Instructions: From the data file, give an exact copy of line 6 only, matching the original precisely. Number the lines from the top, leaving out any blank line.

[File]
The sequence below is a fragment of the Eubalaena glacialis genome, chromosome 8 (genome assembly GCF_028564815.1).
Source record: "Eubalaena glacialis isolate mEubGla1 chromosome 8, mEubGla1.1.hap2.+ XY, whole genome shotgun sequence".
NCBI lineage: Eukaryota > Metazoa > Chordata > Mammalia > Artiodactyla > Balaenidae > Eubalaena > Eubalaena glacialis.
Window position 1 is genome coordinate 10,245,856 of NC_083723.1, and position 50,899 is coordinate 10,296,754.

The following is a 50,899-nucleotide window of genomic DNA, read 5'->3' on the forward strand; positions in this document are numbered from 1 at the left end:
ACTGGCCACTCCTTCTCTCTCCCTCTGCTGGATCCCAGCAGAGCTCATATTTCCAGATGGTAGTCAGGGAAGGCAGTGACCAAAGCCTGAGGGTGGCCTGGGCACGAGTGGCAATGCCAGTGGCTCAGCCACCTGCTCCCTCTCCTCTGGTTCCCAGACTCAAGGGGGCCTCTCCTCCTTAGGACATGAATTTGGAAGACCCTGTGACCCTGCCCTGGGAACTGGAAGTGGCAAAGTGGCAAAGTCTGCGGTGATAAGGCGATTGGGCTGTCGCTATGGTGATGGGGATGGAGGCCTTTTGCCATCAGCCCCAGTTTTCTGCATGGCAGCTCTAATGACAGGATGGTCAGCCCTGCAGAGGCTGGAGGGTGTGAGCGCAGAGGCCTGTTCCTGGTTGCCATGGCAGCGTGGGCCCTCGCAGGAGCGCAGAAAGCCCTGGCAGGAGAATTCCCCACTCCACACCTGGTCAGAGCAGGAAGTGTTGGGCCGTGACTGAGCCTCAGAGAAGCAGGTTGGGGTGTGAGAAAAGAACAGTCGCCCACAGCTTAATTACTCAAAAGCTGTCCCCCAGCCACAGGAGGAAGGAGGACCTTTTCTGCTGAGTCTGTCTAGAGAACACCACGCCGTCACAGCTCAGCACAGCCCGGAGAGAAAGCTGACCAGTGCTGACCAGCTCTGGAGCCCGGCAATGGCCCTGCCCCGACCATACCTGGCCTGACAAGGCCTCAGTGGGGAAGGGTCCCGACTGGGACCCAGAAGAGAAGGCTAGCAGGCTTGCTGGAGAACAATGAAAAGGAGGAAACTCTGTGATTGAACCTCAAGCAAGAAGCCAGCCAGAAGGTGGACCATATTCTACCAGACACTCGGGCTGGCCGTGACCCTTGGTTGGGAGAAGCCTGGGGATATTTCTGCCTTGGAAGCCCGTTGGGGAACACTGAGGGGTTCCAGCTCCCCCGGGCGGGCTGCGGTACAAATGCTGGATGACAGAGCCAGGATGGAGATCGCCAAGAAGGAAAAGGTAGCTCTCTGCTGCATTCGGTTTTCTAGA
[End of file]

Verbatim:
ACTGGCCACTCCTTCTCTCTCCCTCTGCTGGATCCCAGCAGAGCTCATATTTCCAGATGGTAGTCAGGGAAGGCAGTGACCAAAGCCTGAGGGTGGCCTGGGCACGAGTGGCAATGCCAGTGGCTCAGCCACCTGCTCCCTCTCCTCTGGTTCCCAGACTCAAGGGGGCCTCTCCTCCTTAGGACATGAATTTGGAAGACCCTGTGACCCTGCCCTGGGAACTGGAAGTGGCAAAGTGGCAAAGTCTGCGGTGATAAGGCGATTGGGCTGTCGCTATGGTGATGGGGATGGAGGCCTTTTGCCATCAGCCCCAGTTTTCTGCATGGCAGCTCTAATGACAGGATGGTCAGCCCTGCAGAGGCTGGAGGGTGTGAGCGCAGAGGCCTGTTCCTGGTTGCCATGGCAGCGTGGGCCCTCGCAGGAGCGCAGAAAGCCCTGGCAGGAGAATTCCCCACTCCACACCTGGTCAGAGCAGGAAGTGTTGGGCCGTGACTGAGCCTCAGAGAAGCAGGTTGGGGTGTGAGAAAAGAACAGTCGCCCACAGCTTAATTACTCAAAAGCTGTCCCCCAGCCACAGGAGGAAGGAGGACCTTTTCTGCTGAGTCTGTCTAGAGAACACCACGCCGTCACAGCTCAGCACAGCCCGGAGAGAAAGCTGACCAGTGCTGACCAGCTCTGGAGCCCGGCAATGGCCCTGCCCCGACCATACCTGGCCTGACAAGGCCTCAGTGGGGAAGGGTCCCGACTGGGACCCAGAAGAGAAGGCTAGCAGGCTTGCTGGAGAACAATGAAAAGGAGGAAACTCTGTGATTGAACCTCAAGCAAGAAGCCAGCCAGAAGGTGGACCATATTCTACCAGACACTCGGGCTGGCCGTGACCCTTGGTTGGGAGAAGCCTGGGGATATTTCTGCCTTGGAAGCCCGTTGGGGAACACTGAGGGGTTCCAGCTCCCCCGGGCGGGCTGCGGTACAAATGCTGGATGACAGAGCCAGGATGGAGATCGCCAAGAAGGAAAAGGTAGCTCTCTGCTGCATTCGGTTTTCTAGA